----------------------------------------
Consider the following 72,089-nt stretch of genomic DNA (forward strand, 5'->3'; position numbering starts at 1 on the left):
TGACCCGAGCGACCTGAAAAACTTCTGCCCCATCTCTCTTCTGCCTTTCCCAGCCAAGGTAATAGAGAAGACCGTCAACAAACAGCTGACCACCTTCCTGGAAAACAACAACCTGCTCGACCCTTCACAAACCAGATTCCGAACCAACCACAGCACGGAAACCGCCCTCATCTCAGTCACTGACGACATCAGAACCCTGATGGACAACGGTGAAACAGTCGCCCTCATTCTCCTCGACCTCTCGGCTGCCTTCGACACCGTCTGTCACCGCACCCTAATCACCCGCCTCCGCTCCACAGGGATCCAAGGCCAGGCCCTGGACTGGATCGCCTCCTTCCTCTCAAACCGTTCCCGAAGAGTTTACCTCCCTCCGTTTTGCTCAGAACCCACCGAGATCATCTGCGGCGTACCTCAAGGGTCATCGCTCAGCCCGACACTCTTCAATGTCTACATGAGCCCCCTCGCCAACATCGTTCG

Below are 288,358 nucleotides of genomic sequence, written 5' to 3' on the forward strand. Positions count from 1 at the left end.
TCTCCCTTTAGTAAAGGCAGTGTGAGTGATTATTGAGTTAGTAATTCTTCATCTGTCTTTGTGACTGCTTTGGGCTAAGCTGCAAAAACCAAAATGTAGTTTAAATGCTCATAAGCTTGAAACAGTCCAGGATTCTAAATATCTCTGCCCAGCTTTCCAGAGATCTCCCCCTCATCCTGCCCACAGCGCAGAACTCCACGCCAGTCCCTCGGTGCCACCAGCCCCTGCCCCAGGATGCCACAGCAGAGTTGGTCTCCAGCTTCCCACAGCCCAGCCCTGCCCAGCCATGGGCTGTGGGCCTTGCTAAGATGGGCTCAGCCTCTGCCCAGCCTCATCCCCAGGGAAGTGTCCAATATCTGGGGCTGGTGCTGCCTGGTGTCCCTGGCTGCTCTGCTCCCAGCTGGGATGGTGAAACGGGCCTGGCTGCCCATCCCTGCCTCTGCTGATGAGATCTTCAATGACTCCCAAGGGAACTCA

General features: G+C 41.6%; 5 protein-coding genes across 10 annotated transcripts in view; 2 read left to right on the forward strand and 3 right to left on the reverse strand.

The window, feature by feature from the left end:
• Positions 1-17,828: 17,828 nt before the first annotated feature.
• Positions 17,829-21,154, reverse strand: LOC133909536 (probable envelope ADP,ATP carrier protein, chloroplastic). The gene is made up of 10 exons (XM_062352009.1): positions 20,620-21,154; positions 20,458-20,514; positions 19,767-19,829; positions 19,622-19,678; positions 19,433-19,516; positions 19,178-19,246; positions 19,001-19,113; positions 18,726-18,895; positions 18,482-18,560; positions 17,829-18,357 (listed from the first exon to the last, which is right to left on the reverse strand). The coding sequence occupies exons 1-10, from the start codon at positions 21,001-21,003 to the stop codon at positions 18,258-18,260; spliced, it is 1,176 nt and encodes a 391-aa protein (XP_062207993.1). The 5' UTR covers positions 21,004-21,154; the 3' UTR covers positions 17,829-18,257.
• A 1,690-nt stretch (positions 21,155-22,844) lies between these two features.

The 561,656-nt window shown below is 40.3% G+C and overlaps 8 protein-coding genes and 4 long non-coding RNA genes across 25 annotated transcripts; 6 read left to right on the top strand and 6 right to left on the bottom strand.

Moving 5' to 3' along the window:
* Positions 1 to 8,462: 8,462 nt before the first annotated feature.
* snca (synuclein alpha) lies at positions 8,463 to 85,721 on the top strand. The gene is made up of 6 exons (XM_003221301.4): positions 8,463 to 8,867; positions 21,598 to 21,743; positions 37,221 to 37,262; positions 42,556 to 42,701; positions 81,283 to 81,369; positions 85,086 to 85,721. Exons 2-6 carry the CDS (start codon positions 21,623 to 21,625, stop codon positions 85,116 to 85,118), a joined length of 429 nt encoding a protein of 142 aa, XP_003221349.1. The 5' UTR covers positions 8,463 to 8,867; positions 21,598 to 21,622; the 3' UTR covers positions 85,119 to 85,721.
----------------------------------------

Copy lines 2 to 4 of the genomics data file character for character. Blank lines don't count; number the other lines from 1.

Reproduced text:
TGACCCGAGCGACCTGAAAAACTTCTGCCCCATCTCTCTTCTGCCTTTCCCAGCCAAGGTAATAGAGAAGACCGTCAACAAACAGCTGACCACCTTCCTGGAAAACAACAACCTGCTCGACCCTTCACAAACCAGATTCCGAACCAACCACAGCACGGAAACCGCCCTCATCTCAGTCACTGACGACATCAGAACCCTGATGGACAACGGTGAAACAGTCGCCCTCATTCTCCTCGACCTCTCGGCTGCCTTCGACACCGTCTGTCACCGCACCCTAATCACCCGCCTCCGCTCCACAGGGATCCAAGGCCAGGCCCTGGACTGGATCGCCTCCTTCCTCTCAAACCGTTCCCGAAGAGTTTACCTCCCTCCGTTTTGCTCAGAACCCACCGAGATCATCTGCGGCGTACCTCAAGGGTCATCGCTCAGCCCGACACTCTTCAATGTCTACATGAGCCCCCTCGCCAACATCGTTCG

Below are 288,358 nucleotides of genomic sequence, written 5' to 3' on the forward strand. Positions count from 1 at the left end.
TCTCCCTTTAGTAAAGGCAGTGTGAGTGATTATTGAGTTAGTAATTCTTCATCTGTCTTTGTGACTGCTTTGGGCTAAGCTGCAAAAACCAAAATGTAGTTTAAATGCTCATAAGCTTGAAACAGTCCAGGATTCTAAATATCTCTGCCCAGCTTTCCAGAGATCTCCCCCTCATCCTGCCCACAGCGCAGAACTCCACGCCAGTCCCTCGGTGCCACCAGCCCCTGCCCCAGGATGCCACAGCAGAGTTGGTCTCCAGCTTCCCACAGCCCAGCCCTGCCCAGCCATGGGCTGTGGGCCTTGCTAAGATGGGCTCAGCCTCTGCCCAGCCTCATCCCCAGGGAAGTGTCCAATATCTGGGGCTGGTGCTGCCTGGTGTCCCTGGCTGCTCTGCTCCCAGCTGGGATGGTGAAACGGGCCTGGCTGCCCATCCCTGCCTCTGCTGATGAGATCTTCAATGACTCCCAAGGGAACTCA